The American government has historically given its implicit endorsement to the American dream of home ownership by providing valuable tax benefits to those who purchase a home.
In today’s market, however, those tax benefits -- namely the property tax and mortgage interest deductions -- have become much less valuable. For all but those buying the most expensive homes in markets with high property taxes, the tax benefits alone are not worth more than the standard deduction provided to married couples.
A new analysis by John Burns Real Estate Consulting, which provides data and advice to real estate investors, finds that for a typical homeowner -- with a 20 percent loan-to-value mortgage and a 1.5 percent property tax rate on a median priced home -- would be nearly $2,500 short of the standard $12,600 deduction. Without any other deductions, he’d have fallen short every year since 2008, the analysis finds.
The discrepancy reflects an increase in the standard deduction, which about 16 percent higher than it was in 2008, and a decline in mortgage interest rates, which have fallen by nearly half in the same period.
In focus groups with today’s potential homebuyers, the tax benefit of buying a home versus renting has far less prominence than it did for previous generations, says Steve Burch, a vice president with the consultancy.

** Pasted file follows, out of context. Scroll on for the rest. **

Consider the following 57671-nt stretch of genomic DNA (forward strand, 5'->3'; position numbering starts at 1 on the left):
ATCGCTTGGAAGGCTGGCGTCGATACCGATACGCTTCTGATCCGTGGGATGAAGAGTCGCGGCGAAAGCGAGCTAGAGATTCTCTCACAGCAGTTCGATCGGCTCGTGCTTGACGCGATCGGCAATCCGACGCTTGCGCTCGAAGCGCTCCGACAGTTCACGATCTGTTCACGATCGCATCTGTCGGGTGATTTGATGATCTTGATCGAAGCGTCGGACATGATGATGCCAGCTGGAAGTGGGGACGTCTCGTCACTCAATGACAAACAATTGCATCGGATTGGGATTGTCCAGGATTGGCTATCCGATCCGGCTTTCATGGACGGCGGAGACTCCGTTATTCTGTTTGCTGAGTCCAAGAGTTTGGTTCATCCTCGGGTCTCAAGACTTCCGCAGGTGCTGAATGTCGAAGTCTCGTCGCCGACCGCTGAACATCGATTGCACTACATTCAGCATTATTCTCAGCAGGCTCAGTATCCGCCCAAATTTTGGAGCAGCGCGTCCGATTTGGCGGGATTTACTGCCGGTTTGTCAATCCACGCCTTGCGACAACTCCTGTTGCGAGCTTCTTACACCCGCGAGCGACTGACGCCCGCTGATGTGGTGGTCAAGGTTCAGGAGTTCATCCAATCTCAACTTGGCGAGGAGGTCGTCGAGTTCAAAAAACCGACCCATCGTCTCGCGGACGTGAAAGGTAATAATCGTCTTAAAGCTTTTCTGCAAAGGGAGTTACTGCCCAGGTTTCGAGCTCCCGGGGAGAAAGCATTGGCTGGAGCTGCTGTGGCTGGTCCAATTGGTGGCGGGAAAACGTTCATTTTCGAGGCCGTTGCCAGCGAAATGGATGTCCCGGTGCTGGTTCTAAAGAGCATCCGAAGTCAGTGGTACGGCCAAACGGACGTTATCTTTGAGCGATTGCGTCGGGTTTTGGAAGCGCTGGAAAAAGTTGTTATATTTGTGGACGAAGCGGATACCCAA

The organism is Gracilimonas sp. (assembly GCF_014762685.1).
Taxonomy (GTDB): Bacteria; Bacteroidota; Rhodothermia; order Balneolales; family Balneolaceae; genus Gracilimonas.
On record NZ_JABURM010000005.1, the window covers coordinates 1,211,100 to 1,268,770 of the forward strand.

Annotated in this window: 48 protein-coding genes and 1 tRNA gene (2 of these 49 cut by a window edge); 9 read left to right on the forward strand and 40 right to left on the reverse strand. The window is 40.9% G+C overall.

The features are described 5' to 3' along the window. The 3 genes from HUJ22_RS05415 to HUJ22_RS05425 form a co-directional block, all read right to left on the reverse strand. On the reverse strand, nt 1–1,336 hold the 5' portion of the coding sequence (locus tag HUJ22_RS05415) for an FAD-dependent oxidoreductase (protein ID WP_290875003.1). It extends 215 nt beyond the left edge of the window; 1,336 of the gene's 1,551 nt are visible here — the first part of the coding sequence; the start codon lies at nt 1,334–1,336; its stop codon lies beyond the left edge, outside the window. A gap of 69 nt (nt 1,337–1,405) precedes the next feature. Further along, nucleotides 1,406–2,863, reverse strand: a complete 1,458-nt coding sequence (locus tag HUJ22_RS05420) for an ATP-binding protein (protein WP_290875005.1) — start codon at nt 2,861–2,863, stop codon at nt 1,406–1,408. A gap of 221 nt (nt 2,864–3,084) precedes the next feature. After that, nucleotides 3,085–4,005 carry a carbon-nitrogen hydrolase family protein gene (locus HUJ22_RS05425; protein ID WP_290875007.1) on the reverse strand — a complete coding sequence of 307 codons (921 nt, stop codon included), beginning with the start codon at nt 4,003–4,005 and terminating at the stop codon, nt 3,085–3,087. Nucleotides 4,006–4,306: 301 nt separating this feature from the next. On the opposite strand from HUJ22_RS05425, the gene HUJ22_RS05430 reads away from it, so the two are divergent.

The U.S. home ownership rate fell below 64 percent last year, down from a high of 69 percent in 2004 and its lowest level since the early 1990s. Of course, as Burns mentions, there are other factors contributing to the falling rate, including tight inventory, falling affordability and high rents that make it difficult to save for a down payment.
Despite all those headwinds, Americans still overwhelming say they’d like to be homeowners. Two-thirds of those surveyed last summer by Wells Fargo said that home ownership is a dream come true or an accomplishment to be proud of. That may be true. It’s just not an accomplishment that will save you much on your taxes these days.